The Brookings Institution has now released their web based version of Passing Muster including a nifty calculation tool for rating teacher evaluation systems. Unfortunately, in my view, this rating system fails muster in at least two major ways.
First, the authors explain their (lack of) preferences for specific types of evaluation systems as follows:
“Our proposal for a system to identify highly-effective teachers is agnostic about the relative weight of test-based measures vs. other components in a teacher evaluation system. It requires only that the system include a spread of verifiable and comparable teacher evaluations, be sufficiently reliable and valid to identify persistently superior teachers, and incorporate student achievement on standardized assessments as at least some portion of the evaluation system for teachers in those grades and subjects in which all students are tested.”
That is, a district’s evaluation system can consider student test scores to whatever extent they want, in balance with other approaches to teacher evaluation. The logic here is a bit contorted from the start. The authors explain what they believe are necessary components of the system, but then claim to be agnostic on how those components are weighted.
But, if you’re not agnostic on the components, then saying you’re agnostic on the weights is not particularly soothing.
Clearly, they are not agnostic on the components or their weight, because the system goes on to evaluate the validity of each and every component based on the extent to which that component correlates with the subsequent year value-added measure. This is rather like saying, we remain agnostic on whether you focus on reading or math this year, but we are going to evaluate your effectiveness by testing you on math. Or more precisely, we remain agnostic on whether you emphasize conceptual understanding and creative thinking this year, but we are going to evaluate your effectiveness on a pencil and paper, bubble test of specific mathematics competencies and vocabulary and grammar.
Second, while hanging ratings of evaluation systems entirely on their correlation with “next year’s value added,” the authors choose to again remain agnostic on the specifics for estimating the value-added effectiveness measures. That is, as I’ve blogged in the past, the authors express a strong preference that the value added measures be highly correlated from year to year, but remain agnostic as to whether those measures are actually valid, or instead are highly correlated mainly because the measures contain significant consistent bias – bias which disadvantages specific teachers in specific schools – and doe so year after year after year!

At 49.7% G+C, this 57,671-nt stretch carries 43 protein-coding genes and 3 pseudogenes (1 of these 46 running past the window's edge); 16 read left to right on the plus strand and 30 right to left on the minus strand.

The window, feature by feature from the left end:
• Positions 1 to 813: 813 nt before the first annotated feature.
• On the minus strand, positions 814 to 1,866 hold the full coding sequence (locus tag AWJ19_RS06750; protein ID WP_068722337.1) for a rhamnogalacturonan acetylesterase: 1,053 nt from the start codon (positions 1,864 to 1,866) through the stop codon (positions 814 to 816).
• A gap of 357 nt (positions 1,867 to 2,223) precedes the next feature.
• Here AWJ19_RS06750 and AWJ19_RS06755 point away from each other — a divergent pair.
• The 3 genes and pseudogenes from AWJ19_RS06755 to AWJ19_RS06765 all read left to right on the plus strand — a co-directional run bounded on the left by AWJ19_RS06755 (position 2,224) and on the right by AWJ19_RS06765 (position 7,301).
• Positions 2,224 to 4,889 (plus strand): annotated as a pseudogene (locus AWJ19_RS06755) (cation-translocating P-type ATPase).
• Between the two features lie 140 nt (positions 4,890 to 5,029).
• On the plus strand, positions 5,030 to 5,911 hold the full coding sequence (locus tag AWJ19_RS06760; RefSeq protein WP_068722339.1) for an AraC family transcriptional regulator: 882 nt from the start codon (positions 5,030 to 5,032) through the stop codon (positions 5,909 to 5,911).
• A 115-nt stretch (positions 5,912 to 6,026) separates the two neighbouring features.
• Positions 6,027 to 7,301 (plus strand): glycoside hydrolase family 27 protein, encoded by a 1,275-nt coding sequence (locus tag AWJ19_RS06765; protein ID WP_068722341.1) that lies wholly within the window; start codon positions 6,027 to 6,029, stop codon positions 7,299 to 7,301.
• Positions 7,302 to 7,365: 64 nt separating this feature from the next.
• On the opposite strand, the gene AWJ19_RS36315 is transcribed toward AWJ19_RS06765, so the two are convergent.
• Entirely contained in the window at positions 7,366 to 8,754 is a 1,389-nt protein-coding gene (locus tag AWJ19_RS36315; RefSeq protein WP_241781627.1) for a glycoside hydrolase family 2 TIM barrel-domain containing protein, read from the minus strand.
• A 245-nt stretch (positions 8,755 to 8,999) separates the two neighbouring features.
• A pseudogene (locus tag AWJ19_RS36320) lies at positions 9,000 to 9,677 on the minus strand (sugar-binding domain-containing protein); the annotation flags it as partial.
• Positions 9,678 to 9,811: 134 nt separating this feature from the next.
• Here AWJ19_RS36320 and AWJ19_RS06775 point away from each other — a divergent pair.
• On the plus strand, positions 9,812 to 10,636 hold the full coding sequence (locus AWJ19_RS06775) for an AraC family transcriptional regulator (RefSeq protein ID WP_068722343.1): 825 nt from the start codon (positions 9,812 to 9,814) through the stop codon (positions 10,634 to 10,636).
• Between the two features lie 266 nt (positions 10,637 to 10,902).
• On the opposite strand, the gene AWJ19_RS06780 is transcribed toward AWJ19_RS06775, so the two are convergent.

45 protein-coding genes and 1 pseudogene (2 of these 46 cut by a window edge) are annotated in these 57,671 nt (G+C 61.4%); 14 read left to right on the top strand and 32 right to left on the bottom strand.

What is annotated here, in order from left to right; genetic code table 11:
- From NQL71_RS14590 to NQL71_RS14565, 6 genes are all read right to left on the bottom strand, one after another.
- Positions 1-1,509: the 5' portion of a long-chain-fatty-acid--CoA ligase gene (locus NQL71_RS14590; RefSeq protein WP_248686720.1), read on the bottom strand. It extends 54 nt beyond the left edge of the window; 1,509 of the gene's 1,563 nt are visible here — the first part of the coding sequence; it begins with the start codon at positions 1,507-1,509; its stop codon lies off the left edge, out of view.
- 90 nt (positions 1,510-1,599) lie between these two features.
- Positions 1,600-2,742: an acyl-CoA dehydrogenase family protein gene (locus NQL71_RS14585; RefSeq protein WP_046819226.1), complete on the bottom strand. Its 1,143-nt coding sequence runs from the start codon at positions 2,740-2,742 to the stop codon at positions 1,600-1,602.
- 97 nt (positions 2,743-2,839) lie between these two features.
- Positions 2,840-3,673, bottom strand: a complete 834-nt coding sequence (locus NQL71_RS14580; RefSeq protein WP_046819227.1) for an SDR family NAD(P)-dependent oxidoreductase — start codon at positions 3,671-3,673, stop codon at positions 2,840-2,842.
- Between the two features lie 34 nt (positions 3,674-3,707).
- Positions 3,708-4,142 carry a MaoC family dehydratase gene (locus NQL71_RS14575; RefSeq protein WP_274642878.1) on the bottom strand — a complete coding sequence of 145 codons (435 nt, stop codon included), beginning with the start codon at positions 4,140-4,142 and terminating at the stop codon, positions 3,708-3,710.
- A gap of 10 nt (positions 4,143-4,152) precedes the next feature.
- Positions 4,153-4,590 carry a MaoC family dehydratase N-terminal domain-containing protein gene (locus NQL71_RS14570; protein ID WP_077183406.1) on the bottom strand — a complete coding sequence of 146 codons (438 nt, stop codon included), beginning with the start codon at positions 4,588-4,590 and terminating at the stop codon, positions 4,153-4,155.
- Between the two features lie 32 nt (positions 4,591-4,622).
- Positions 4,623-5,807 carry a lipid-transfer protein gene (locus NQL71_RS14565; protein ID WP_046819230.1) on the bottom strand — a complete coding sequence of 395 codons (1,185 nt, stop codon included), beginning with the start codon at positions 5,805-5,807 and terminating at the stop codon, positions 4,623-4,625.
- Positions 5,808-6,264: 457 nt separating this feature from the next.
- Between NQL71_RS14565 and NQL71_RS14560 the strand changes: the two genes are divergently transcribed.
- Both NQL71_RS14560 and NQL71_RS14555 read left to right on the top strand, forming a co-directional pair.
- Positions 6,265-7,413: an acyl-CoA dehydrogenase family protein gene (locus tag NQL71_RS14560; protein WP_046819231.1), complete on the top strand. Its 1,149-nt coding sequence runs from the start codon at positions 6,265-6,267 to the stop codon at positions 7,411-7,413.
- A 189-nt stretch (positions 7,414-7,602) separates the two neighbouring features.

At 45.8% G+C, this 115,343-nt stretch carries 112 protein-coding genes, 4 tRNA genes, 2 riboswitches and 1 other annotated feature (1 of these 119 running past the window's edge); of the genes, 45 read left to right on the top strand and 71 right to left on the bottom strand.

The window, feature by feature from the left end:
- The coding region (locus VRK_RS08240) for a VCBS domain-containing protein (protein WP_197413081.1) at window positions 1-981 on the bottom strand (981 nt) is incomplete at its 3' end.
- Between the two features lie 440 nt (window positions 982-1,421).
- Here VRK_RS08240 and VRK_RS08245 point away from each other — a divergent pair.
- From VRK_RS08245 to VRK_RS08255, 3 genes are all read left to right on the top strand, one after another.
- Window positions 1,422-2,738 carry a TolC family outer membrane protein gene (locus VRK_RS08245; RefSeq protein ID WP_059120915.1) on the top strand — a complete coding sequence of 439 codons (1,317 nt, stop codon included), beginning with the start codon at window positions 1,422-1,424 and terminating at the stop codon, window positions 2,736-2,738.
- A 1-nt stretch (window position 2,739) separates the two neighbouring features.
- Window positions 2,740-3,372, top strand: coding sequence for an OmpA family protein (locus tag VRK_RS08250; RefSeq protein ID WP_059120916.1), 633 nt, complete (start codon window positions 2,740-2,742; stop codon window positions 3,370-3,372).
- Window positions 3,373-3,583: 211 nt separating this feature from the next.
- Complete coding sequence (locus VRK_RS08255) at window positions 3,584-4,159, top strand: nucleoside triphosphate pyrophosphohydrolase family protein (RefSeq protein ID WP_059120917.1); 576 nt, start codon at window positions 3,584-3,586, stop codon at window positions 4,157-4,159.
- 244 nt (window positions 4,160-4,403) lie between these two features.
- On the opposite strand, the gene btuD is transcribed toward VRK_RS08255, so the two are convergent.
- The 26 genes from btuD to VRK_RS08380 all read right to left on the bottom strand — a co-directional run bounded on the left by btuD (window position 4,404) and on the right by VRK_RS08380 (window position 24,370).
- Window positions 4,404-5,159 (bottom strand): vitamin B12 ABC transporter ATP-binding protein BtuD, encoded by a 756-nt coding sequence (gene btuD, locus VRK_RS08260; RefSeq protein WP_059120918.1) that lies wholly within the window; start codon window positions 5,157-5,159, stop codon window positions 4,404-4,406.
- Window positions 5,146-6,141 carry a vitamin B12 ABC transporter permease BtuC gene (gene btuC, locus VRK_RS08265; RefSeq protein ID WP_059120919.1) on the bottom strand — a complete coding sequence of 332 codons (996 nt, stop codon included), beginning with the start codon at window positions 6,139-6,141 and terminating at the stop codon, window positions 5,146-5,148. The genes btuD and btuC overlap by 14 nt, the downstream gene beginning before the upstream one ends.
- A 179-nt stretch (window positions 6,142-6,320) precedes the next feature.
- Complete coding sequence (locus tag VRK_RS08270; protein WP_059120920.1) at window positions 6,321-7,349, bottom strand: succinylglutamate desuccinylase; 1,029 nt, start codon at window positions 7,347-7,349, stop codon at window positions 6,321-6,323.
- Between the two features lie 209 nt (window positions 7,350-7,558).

Here are the steps for evaluating a teacher evaluation system as laid out in Passing Muster:
Step 1: Target Percentile of True Value Added
Step 2: Constant factor (tolerance)
Step 3: Correlation of teacher level total evaluation score in current year, with next year value added
Step 4: Correlation of non-value added components with next year’s value added
Step 5: Correlation of this year’s value added with next year’s value added
Step 6: Number of teachers subject to the same evaluation system used to calculate correlation in step 3 ( a correlation with next year’s value added!)
Step 7: Number of current teachers subject to only the non-value added system
In researchy terms, their system is all reliability and no validity (or, at least, inferring the latter from the former).
But, rather than simply having each district evaluate its own evaluation system by correlating its current year ratings with next year’s value-added, the Brookings report suggests that states should evaluate district teacher evaluation systems by measuring the extent that district teacher evaluations correlate with a state standardized value-added metric for the following year.
But again, the authors remain agnostic on how that model should/might be estimated, favoring that the state level model be “consistent” year to year, rather than accurate. After all, how could districts consistently measure the quality of their evaluation systems if the state external benchmark against which they are evaluated was not consistent?
As a result, where a state chooses to adopt a consistently biased statewide standardized value-added model, and use that model to evaluate district teacher evaluation systems, the state in effect backs districts into adopting consistently biased year-to-year teacher evaluations… that have the same consistent biases as the state model.
The report does suggest that in the future, there might be other appropriate external benchmarks, but that:
“Currently value-added measures are, in most states, the only one of these measures that is available across districts and standardized. As discussed above, value-added scores based on state administered end-of-year or end-of-course assessments are not perfect measures of teaching effectiveness, but they do have some face validity and are widely available.”
That is, value-added measures – however well or poorly estimated – should be the benchmark for whether a teacher evaluation system is a good one, simply because they are available and we think, in some cases, that they may provide meaningful information (though even that remains disputable- to quote Jesse Rothstein’s review of the Gates/Kane Measures of Effective Teaching study: “In particular, the correlations between value-added scores on state and alternative assessments are so small that they cast serious doubt on the entire value-added enterprise.” See: http://nepc.colorado.edu/files/TTR-MET-Rothstein.pdf).
I might find some humor in all of this strange logic and circular reasoning if the policy implications weren’t so serious.